We were invited to compete for a branding campaign…

We were invited to compete for a branding campaign and website for a local firm.  There was a lengthy, detailed RFP to respond to that was going to take a number of days to respond to.  It was a good piece of business, we were the only local choice with sufficient legal experience to do the project right.

She acknowledged that she had a hefty budget and had split up the project into separate parts for development of (1) the message/brand, and (2) the website.

As part of our evaluation process, I asked my contact, a woman I’ve known for over a decade, how many RFPs she’d sent, and to whom.  She admitted that she’d invited at least 15 firms to compete. Large, small, local, national, extensive and no law firm experience.

She’d invited all “the usual suspects,” plus some tangential players, and a number of agencies who were friends of her lawyers. She had many skilled options to choose from just among the ones I knew personally.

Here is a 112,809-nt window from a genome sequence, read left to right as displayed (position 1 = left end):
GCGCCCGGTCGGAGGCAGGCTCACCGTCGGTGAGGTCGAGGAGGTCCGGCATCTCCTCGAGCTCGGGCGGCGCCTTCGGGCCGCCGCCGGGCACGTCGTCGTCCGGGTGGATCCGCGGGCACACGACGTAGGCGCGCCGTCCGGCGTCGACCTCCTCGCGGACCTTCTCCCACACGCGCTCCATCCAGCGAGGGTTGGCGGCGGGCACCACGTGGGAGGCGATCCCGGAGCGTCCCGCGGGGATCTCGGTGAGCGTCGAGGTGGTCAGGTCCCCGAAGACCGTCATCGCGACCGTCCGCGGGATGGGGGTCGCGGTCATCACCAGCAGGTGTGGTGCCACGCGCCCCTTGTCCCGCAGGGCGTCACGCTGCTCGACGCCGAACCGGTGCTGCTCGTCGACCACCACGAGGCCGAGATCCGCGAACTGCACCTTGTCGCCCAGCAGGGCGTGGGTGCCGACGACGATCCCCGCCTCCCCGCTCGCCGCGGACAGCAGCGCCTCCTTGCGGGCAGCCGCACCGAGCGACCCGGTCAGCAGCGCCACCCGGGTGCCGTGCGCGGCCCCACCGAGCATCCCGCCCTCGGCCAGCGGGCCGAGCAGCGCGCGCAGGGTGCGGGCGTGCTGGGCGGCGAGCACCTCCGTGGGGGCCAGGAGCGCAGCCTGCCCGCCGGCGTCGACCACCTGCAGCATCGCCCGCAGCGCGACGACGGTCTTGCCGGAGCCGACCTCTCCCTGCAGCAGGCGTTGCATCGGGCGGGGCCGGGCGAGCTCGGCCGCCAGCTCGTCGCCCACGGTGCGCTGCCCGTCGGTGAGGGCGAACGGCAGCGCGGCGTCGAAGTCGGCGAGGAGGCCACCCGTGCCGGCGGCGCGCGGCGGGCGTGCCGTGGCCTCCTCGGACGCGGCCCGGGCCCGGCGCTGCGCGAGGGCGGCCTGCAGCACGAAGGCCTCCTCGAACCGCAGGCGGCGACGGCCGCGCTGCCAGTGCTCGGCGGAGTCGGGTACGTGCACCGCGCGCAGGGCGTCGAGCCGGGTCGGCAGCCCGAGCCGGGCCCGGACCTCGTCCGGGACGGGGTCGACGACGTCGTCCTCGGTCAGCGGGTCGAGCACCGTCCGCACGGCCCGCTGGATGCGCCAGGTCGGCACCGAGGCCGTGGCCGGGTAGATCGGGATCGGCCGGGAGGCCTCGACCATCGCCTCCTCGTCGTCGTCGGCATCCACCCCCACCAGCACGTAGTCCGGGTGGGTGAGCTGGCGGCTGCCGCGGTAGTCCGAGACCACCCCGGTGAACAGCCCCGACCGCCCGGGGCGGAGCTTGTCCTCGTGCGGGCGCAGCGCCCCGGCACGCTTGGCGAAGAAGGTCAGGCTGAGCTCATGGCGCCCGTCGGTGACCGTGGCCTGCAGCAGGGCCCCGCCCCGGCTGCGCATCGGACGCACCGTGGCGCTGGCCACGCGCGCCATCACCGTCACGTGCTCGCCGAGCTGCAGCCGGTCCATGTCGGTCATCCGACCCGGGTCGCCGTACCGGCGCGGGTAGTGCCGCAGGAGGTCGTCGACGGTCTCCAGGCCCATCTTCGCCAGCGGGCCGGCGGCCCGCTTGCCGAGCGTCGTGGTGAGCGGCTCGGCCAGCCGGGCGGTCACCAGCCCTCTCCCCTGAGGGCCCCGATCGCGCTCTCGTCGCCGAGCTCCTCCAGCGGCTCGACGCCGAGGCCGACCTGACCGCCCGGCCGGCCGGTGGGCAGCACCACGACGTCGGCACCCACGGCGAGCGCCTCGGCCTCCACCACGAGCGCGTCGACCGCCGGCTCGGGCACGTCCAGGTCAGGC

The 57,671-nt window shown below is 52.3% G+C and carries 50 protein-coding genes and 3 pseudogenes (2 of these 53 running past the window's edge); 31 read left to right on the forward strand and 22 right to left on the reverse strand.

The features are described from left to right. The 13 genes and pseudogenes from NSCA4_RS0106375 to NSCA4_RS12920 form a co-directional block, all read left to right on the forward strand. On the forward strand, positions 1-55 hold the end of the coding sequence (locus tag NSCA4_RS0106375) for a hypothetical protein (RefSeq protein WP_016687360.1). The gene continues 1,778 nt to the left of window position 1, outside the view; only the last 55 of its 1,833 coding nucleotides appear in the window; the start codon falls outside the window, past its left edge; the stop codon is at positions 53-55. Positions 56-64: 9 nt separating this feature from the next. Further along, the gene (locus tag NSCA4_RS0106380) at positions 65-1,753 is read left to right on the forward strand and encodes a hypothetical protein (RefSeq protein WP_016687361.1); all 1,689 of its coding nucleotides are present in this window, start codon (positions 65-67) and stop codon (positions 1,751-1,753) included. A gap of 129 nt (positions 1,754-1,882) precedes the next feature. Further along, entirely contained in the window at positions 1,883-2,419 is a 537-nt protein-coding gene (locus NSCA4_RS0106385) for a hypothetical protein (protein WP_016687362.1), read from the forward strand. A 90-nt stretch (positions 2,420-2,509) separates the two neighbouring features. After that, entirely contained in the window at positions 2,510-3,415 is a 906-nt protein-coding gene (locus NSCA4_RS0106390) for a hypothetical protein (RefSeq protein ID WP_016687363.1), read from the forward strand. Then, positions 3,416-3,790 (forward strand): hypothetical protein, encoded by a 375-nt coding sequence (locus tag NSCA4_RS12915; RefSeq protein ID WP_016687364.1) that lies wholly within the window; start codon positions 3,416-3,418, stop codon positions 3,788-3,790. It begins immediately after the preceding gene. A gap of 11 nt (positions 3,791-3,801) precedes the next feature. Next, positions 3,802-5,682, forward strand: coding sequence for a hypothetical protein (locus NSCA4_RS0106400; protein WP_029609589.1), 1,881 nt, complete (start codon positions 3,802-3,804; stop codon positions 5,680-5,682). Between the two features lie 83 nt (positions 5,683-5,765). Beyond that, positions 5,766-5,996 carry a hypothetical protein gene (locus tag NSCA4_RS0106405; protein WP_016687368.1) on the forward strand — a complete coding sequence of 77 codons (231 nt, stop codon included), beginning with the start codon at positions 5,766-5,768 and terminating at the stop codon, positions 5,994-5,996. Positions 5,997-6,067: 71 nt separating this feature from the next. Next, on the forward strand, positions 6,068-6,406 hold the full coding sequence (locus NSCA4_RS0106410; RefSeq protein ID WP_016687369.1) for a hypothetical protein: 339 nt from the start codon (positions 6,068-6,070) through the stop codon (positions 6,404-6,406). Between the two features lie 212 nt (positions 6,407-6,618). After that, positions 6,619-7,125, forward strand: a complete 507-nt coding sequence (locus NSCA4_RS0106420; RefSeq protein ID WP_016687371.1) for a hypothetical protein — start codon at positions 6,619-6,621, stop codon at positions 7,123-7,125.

I wasn’t sure whether by inviting so many firms to compete she was covering all her bases or simply didn’t know what they wanted.  She’s been active in the industry for many years, so she must have known the pros and cons of hiring us and our primary competitors.  I suspected that she was going to hire the biggest firms anyway, but didn’t want to offend anyone by being selective. The easiest and most politically expedient thing for her to do was simply invite everyone to the party.

Frankly, I don’t waste my time on those crapshoot, roll-the-dice RFPs.  We had a statistical one-in-15 shot.  I thought our creative work was better than most or all of them, our fees were lower than some of them, and we were local, but she was risk-averse and in previous firms had always selected the largest firm in each category.  If she wanted to step down a tier in size, there were many good options, us included.  But I was sensing that she really had her mind made up already.

We declined to participate in the competition, and the 2-3 days of work responding to the RFP would have involved.  Months later, we learned that they had indeed hired the two largest firms, and paid more than twice as much money as they needed to.  

In eight months when they launch their website, it will contain get safe, straightforward work that will be attractively designed, and make the lawyers happy.  Unfortunately, it’s not going to help them stand out in a way that’s will help generate a dollar of new revenue.  But that’s their decision, and I understand.

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